A large, brown, stipple-winged hawk takes off from the path ahead of me with some small animal in its mouth. It’s near dusk, and the parkland is full of Cooper’s hawks.
Another hawk, perched on a branch overhanging the park road, drops from the limb and screeches continuously as it glides in a straight, level flight path just above the road ahead. A few minutes later, two people walking in front of me stop and turn to watch a raptor alight high in a sycamore tree.
Later, for the last 20 minutes during a meditation by the stream, a gray squirrel chatters away in a tree behind me. Consciousness is like that squirrel prattling on. It isn’t concentration, but inclusive, undirected attention that quiets the mind.
A hundred meters up the path I pass two college-age couples talking non-stop as they imbibe at a picnic site adjacent to the footbridge. In the time it takes me to go by, one of the young women changes subjects about shopping three times, without appearing to take a breath.
Meditation – the spontaneous quieting of thought — cannot truly begin until the mind/brain lets go of everything. No trick or technique can cause it to do so. Only undivided observation loosens the bonds and ends the grooves of thought.
Why is it so difficult to let go? What is it about the human mind that keeps us attached to beliefs, people and problems? It appears as though the brain, using thought, is wired to attach itself to things.
Attachment is in the nature of thought. Obviously attachment is also a function of the self, which is a fabrication and creation of thought. And as long as there is the emotionally held idea of a separate self—me, my and I—there will be attachment with all its problems.
Clearly, there is no separate entity that stands apart from anything. Why then is there a seemingly separate self that experiences things as happening to it, rather than simply happening? Why isn’t experience perceived as an unbroken flow of inner and outer movement, but seen instead in terms a fixed center?
Is an illusorily separate self that interprets, judges, evaluates and then acts an unchangeable part of being human?
No, the operating system, program and contents of the self fall away during meditation. And when there is no sense of self, there is no basis for attachment. Therefore attachment, and all the suffering it engenders, is a function of the ‘me,’ the emotionally embedded ego at the center of human experience.
The expression, ‘my thoughts,’ is not merely redundant; it is existentially and neurologically erroneous. And yet the ‘me’ seems to have tremendous validity.
Though the separate self doesn’t actually exist, the brain, dominated by thought, fabricates a separate self, and holds onto it for dear life. This ancient habit of the human mind then extends to ‘my country,’ ‘my religion’ and ‘my group,’ though such arbitrary divisions generate incalculable death and destruction.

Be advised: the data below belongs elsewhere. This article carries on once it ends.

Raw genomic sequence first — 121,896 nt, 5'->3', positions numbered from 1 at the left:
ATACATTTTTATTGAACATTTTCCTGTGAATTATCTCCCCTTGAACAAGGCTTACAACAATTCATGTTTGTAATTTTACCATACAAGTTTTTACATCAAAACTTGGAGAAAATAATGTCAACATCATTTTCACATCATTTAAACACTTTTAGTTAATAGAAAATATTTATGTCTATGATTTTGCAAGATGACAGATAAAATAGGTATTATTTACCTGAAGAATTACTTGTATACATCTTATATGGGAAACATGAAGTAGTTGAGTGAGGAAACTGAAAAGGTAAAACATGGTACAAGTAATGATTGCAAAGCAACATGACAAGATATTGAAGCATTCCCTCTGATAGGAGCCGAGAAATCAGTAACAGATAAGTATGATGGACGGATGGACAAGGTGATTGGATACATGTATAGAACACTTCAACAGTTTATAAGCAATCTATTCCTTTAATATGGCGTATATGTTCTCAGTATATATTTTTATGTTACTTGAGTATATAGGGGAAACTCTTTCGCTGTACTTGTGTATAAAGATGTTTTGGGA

In the absence of insight into the nature of thought, which evolved for utilitarian separation of ‘things’ from the environment, the mechanism of a separate self is constructed to bring some semblance of order and stability to the chaos of thought.
The brain records experience, and a program called ‘me’ subconsciously selects and screens, according to one’s conditioning, what it subconsciously deems important. Awareness can be quicker than thought however, and bring subconscious habits and unconscious content into the light.
Apparently as humans evolved conscious thought, the survival instinct became linked to concepts of identity, and identity then became imbued with the importance of survival.
So instead of realizing that I am thought, there is the subconscious and emotionally held idea that ‘I am not thought, but a separate entity, ‘me’.’
From this psychological basis, the idea of permanence, and the fear of death, are inevitable. So separate selfhood, survival, attachment, permanence and fear of death got mixed up together, and formed the psychological basis of our dubious humanness.
Thought-dominated consciousness has become utterly dysfunctional however, both individually and collectively.
Authentic meditation, which has nothing to do with methods, techniques and traditions, awakens another order – a true order — of consciousness.
To ignite meditation, one has to begin by ending division in observation. In actuality, there is no observer or watcher. By passively observing the observer and watching the watcher, awareness quickens and gathers force. In the unwilled and undirected attention that ensues, attention, in itself and by itself, halts the habit of psychological separation, if only for a few precious, peaceful minutes a day.
Thought is a single stream, which habitually separates us from nature and humanity. When the sense of separateness ends, thought simply falls silent, and there is “the peace that passes all understanding.”
That’s the meaning of meditation. And by whatever name one gives it, it is the single most important, and urgently necessary action for the individual, and for society.